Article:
“It’s more than just basketball,” Daniels said. “Yes, your kids come in to get basketball training, however, we love kids and want to make sure we are building young leaders. We always talk about it a ton. We don’t build kids just to be a part of the crowd. It’s okay to be unique and it’s okay to be yourself because God made only one of you. To be comfortable in who you are outside of basketball and us being investing and loving — that is our hope. Our hope is that you come here and it’s more than just basketball. We want people to think, ‘Wow, they love Jesus and this is a safe and fun environment.’ We love the community of Paris. We love serving and our hope is that maybe in a couple of years, we are able to give back in a major way whether it’s discipleship, youth conferences, or whatever that would look like. We just want to build strong leaders for the community. If everybody is doing their part in investing in the youth, five, six, 10 or 20 years from now, it’s going to make the community better.”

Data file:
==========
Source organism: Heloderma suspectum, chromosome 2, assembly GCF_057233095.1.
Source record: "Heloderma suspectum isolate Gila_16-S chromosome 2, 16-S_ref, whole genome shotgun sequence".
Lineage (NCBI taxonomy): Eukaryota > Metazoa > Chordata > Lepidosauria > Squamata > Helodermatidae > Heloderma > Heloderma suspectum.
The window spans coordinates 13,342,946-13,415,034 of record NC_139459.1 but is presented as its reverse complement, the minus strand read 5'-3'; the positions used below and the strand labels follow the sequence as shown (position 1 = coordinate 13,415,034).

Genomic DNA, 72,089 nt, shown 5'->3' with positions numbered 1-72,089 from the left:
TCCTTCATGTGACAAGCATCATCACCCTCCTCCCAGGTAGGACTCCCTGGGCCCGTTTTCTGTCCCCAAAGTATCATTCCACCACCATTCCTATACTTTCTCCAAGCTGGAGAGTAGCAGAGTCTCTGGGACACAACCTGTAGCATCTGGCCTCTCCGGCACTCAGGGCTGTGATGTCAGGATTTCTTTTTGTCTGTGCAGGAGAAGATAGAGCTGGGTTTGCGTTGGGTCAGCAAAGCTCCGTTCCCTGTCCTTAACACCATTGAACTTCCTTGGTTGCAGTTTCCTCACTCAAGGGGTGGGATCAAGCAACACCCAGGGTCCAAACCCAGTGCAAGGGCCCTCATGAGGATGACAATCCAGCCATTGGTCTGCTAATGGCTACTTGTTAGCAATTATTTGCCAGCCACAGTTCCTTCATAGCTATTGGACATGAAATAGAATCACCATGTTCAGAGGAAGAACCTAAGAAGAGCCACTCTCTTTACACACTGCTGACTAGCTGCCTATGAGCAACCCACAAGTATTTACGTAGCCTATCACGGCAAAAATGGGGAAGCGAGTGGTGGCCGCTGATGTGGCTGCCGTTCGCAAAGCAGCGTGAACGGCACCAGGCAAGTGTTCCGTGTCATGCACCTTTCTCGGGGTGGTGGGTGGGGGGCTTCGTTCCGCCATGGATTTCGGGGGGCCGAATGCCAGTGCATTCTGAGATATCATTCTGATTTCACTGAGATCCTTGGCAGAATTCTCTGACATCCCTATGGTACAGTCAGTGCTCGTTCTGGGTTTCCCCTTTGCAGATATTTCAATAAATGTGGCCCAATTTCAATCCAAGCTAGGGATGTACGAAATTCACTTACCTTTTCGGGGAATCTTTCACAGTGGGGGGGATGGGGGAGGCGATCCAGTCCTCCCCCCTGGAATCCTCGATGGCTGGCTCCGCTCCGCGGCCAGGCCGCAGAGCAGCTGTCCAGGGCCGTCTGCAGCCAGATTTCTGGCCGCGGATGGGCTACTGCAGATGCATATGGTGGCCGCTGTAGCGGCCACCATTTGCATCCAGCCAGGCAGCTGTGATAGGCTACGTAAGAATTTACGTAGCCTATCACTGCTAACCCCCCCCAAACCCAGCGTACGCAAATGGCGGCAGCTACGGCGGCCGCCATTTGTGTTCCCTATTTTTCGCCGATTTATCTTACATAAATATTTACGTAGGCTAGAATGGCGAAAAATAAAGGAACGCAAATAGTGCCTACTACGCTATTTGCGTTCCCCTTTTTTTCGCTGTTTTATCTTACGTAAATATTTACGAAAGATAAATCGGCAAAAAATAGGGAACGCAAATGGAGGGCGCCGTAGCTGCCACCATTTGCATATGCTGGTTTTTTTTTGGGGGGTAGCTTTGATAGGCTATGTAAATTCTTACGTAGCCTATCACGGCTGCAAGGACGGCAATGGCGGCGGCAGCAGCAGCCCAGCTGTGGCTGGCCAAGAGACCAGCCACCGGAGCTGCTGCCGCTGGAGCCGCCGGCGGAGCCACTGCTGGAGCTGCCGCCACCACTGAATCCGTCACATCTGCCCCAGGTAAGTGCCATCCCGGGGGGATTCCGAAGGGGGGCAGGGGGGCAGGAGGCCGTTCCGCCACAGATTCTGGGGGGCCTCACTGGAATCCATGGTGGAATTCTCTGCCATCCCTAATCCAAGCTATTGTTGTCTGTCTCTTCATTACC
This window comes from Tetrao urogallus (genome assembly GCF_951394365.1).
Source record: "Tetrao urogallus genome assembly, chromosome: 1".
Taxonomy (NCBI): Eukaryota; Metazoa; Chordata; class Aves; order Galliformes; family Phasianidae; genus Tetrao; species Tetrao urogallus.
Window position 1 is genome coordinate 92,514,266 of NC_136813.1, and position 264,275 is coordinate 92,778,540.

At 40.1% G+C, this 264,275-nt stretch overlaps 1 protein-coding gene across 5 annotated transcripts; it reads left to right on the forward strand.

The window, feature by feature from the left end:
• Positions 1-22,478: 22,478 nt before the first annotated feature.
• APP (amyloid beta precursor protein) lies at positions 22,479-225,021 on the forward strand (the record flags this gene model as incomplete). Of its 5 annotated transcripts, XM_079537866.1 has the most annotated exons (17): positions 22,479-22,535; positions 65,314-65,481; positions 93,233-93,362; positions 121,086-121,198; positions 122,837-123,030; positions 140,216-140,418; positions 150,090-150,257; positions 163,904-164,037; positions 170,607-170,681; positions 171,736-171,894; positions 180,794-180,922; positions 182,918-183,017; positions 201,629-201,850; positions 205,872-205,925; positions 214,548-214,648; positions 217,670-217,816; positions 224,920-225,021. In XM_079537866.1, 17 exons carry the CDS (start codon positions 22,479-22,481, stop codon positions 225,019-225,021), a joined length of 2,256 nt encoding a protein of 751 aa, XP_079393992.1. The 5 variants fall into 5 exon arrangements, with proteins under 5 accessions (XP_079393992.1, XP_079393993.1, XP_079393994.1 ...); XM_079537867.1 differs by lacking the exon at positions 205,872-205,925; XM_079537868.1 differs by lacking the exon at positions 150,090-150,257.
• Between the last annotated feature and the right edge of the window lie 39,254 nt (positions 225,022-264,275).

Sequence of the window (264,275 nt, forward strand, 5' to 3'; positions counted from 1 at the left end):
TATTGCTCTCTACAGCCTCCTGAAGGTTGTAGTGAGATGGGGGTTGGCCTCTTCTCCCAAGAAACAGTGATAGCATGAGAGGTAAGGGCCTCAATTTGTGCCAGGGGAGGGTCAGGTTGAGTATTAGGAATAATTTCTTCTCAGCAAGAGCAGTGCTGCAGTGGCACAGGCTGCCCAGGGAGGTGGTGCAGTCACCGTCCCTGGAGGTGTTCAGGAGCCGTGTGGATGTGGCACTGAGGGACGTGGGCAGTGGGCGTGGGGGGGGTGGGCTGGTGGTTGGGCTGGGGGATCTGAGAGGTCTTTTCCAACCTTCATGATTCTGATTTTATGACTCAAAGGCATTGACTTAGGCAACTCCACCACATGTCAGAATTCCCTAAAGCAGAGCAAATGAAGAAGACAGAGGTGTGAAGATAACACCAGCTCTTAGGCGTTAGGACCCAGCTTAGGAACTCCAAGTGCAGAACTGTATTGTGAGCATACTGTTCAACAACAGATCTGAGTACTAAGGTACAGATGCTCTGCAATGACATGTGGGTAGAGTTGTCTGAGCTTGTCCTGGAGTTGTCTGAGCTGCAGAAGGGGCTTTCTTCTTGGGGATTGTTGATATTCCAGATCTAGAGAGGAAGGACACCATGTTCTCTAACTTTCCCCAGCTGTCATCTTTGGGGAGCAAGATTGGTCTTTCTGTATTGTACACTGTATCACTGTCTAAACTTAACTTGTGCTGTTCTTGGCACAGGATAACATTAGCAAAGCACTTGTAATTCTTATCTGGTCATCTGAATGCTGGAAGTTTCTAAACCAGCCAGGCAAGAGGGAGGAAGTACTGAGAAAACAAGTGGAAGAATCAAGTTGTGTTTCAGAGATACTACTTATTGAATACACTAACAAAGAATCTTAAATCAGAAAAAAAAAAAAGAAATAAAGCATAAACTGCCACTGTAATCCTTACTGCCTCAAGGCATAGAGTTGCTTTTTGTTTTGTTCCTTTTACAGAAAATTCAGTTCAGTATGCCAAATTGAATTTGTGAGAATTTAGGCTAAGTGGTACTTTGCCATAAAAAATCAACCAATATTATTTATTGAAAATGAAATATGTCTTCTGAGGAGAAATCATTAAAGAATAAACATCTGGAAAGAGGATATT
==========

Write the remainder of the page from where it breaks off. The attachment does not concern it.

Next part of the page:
“We look to be intentional with the time we have with our youth,” Marr said. “We are more than just basketball, so let’s invest in that and be intentional with our time. We talk about social media all the time and for ourselves not just our children to put limits on that. We really want to talk with, invest and get God’s word out whether it is with our own children or other children. We don’t want to just act like, ‘Oh hey, you’re here.’”
The spread of COVID-19 has posed problems for small businesses, but through meticulous preparation and attention to detail, the company’s reputation has remained strong.